TORONTO (Reuters) - Canada’s main stock index rose to a one-week high on Tuesday as shares of banks and other financial sector companies climbed, while the energy sector weighed as oil prices hit six-week lows intraday.
The financials group, which accounts for 35 percent of the index’s weight, gained 0.6 percent as investors braced for the outcomes of Federal Reserve and Bank of Japan policy meetings on Wednesday.
Today’s rally shows that investors still have faith in major central banks to keep interest rates low, said Ian Scott, a portfolio manager at Manulife Asset Management.
The interest-rate-sensitive telecommunications sector rose 0.5 percent, while both the consumer discretionary and consumer staples sectors gained more than 0.8 percent and technology stocks advanced 1.3 percent.
“There has just been a shift toward some info-tech (information technology stocks) lately in general because they do have some good growth,” Scott said.
The Toronto Stock Exchange’s S&P/TSX composite index .GSPTSE closed up 25.75 points, or 0.18 percent, at 14,521.98. It touched its highest since Sept. 12 at 14,573.25.
Seven of the index’s 10 main groups ended higher.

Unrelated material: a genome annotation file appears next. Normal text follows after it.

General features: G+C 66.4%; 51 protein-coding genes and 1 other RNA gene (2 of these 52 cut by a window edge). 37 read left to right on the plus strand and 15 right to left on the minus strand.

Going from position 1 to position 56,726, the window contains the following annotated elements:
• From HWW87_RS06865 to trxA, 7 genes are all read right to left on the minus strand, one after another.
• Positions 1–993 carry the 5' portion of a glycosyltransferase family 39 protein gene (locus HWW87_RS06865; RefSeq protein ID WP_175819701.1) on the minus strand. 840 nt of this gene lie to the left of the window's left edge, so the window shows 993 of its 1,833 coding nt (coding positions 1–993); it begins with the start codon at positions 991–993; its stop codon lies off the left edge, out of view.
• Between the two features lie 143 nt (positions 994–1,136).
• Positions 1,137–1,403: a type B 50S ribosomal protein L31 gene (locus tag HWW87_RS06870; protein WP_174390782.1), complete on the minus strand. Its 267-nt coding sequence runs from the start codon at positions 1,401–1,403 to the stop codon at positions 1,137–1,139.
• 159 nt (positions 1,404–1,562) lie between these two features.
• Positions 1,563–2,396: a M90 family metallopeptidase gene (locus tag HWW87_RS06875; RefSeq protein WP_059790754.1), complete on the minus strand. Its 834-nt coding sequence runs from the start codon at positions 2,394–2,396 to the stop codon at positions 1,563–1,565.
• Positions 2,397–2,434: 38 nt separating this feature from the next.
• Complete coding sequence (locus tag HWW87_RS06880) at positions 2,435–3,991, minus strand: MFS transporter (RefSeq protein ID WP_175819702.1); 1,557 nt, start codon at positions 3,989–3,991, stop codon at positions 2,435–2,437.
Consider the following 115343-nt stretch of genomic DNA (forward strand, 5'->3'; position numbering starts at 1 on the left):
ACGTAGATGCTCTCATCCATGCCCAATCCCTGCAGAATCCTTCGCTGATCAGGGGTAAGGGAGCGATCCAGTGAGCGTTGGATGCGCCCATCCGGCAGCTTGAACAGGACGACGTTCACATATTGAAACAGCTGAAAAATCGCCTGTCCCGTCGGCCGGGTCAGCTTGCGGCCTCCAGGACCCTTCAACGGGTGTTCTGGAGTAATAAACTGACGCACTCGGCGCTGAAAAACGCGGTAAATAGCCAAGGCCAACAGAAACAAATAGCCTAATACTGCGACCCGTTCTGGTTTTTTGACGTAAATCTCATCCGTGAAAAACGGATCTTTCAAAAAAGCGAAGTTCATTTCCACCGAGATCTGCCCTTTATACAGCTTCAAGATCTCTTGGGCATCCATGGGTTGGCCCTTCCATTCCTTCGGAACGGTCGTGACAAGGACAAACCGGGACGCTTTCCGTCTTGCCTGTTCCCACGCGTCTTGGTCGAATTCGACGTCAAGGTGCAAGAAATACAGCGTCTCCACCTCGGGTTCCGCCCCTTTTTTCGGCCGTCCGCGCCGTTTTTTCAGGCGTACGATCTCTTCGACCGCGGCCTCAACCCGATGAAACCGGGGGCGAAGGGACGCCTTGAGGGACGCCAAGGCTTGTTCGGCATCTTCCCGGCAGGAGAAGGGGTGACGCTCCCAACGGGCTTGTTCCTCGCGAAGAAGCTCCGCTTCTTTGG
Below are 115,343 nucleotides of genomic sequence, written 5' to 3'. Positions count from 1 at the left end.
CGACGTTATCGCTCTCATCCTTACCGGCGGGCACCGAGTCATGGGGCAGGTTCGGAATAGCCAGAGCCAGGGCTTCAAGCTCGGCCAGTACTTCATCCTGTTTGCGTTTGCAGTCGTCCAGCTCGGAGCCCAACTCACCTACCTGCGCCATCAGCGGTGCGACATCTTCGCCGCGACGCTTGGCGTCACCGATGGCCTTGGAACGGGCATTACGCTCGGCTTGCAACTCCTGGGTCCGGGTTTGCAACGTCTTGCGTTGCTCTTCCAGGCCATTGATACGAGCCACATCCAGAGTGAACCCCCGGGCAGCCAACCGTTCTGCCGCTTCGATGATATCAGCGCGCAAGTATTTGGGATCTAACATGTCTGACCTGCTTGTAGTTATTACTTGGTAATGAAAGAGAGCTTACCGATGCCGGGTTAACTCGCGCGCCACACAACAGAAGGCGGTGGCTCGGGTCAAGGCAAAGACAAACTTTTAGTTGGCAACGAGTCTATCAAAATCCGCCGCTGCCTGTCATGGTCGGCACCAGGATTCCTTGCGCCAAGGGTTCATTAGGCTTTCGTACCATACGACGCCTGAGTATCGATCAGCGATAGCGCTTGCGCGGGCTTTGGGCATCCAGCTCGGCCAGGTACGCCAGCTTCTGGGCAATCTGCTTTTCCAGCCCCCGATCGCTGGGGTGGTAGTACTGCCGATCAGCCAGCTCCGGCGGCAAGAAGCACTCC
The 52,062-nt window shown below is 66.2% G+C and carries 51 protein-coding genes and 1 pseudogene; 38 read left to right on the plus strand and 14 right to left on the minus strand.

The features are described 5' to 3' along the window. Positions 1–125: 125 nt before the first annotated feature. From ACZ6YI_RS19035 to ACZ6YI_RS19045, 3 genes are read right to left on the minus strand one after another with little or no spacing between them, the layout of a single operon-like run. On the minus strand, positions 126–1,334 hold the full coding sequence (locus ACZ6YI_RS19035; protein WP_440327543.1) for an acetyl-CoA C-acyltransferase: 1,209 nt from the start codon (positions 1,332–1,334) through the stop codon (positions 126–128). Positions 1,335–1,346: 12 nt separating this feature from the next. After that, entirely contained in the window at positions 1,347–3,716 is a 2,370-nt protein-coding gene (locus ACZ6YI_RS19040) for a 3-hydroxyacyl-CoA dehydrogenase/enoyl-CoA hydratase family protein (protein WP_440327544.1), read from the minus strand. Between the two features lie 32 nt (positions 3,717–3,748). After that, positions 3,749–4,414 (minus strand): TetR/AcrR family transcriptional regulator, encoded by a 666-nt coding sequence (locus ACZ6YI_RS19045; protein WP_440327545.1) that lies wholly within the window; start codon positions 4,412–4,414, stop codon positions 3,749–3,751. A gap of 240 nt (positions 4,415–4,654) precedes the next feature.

The energy group fell 1 percent as U.S. oil prices CLc1 fell to the lowest in six weeks before settling modestly higher. [O/R]
One of the most influential weights on the index was Encana Corp (ECA.TO), which fell 7.6 percent to C$12.04 after the natural gas producer said late on Monday it will issue 107 million new shares to raise just more than $1 billion.
Cenovus Energy Inc (CVE.TO) declined 1.3 percent to C$17.52.
The materials group, which includes precious and base metals miners and fertilizer companies, edged 0.1 percent higher.
Barrick Gold’s (ABX.TO) Veladero gold mine in Argentine, closed by the government last week after a solution containing cyanide leaked, could resume operations in the next two weeks, the company’s president said on Monday.
Its shares were unchanged at C$22.71.
Canadian interest rates will stay low for longer as the economy faces strong headwinds and business investment is weaker than expected, but government spending on infrastructure will help growth, Bank of Canada Governor Stephen Poloz said.
Additional reporting by Alastair Sharp; Editing by Nick Zieminski and James Dalgleish